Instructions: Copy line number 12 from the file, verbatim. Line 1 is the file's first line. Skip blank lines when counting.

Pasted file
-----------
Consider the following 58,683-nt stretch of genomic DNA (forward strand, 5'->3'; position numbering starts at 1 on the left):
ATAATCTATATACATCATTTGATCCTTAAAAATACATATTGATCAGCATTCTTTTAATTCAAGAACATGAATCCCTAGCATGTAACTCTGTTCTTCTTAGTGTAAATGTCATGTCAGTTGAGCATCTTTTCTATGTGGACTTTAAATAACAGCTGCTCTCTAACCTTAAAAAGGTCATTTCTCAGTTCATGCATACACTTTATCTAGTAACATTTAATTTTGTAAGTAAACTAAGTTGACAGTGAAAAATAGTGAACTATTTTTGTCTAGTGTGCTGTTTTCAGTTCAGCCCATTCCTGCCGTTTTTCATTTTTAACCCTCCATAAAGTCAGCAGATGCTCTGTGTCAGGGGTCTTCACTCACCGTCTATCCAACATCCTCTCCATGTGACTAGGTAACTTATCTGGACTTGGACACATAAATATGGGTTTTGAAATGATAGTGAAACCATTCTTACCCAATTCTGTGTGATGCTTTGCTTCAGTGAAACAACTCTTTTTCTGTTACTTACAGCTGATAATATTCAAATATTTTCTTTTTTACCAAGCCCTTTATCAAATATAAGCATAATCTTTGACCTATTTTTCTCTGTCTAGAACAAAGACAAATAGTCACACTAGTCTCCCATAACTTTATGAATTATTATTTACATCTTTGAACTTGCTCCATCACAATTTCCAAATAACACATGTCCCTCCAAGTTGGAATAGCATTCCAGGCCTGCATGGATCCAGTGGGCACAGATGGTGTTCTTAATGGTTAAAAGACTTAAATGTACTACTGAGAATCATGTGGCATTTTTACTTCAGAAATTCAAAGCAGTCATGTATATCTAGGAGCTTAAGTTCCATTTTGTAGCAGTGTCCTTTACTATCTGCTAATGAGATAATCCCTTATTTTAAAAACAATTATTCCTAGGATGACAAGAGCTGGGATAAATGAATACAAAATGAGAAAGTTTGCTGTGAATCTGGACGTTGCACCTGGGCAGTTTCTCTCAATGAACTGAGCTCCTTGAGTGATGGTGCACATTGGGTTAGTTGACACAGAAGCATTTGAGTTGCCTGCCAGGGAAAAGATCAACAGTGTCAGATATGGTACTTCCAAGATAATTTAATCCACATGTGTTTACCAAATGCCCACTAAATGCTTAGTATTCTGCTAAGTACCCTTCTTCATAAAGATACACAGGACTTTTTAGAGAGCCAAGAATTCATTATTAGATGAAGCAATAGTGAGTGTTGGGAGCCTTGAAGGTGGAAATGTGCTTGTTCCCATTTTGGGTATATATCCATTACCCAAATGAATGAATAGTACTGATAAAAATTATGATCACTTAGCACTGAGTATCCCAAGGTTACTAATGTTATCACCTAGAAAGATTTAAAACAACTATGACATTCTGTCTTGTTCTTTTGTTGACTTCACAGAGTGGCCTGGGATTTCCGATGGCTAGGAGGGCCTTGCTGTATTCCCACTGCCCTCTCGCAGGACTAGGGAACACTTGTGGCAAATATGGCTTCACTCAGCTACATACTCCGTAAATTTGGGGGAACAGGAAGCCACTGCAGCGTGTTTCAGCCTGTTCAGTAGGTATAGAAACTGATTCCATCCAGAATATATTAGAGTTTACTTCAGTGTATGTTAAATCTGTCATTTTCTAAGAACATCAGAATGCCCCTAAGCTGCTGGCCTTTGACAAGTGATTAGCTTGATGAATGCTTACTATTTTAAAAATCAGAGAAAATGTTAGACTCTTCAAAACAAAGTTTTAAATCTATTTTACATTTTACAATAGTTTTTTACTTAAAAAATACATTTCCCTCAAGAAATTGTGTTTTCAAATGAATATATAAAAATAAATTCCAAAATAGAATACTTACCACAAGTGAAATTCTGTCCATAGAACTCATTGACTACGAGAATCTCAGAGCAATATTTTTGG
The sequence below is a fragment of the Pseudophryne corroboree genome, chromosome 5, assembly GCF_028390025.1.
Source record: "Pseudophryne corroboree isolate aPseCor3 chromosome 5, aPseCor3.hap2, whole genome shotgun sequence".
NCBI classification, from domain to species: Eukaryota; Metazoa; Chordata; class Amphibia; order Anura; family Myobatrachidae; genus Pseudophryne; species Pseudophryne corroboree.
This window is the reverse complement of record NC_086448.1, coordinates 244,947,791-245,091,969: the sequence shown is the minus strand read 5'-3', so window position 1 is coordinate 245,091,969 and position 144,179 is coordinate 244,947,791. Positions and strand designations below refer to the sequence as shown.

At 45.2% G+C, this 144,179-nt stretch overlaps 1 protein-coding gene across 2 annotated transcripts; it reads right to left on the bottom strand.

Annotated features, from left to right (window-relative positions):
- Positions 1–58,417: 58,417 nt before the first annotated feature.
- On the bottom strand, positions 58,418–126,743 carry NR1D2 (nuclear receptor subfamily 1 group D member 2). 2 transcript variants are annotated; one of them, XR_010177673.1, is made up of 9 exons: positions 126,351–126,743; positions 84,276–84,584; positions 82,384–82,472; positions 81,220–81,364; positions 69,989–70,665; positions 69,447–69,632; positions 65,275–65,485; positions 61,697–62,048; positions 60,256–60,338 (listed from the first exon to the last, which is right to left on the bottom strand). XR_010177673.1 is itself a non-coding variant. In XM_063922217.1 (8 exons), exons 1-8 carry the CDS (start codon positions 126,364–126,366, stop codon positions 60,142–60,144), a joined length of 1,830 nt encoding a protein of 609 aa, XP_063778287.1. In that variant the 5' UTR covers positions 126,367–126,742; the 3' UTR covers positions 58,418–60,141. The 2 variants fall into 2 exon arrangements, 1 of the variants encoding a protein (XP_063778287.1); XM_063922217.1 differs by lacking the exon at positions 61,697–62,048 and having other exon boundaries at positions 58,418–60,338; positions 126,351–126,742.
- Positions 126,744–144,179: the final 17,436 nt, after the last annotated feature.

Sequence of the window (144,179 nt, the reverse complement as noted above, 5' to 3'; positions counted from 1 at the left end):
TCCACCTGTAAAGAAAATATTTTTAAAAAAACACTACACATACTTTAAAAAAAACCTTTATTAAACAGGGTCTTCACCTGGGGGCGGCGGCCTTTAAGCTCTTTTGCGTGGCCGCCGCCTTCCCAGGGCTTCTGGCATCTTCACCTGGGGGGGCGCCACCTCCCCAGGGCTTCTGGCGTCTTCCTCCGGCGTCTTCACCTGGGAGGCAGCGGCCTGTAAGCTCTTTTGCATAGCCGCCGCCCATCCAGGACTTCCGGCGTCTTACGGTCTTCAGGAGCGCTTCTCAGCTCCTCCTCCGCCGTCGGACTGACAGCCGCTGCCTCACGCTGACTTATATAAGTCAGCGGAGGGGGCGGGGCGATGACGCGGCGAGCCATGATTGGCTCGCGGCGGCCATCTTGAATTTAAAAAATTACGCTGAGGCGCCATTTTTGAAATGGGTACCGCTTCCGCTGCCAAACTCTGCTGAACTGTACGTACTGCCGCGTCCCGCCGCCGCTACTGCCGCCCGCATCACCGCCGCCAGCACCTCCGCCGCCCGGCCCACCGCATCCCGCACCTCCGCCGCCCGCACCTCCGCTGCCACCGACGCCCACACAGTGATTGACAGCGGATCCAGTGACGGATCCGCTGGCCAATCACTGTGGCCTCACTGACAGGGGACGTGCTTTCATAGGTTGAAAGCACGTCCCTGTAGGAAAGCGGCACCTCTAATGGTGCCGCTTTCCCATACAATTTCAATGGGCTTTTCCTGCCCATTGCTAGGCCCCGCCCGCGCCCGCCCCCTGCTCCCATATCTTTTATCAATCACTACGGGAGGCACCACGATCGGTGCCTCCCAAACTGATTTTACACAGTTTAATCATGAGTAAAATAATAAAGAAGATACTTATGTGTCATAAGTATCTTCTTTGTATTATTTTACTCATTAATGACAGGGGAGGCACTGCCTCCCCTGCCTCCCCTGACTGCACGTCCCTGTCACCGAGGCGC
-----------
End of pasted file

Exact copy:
Sequence of the window (144,179 nt, the reverse complement as noted above, 5' to 3'; positions counted from 1 at the left end):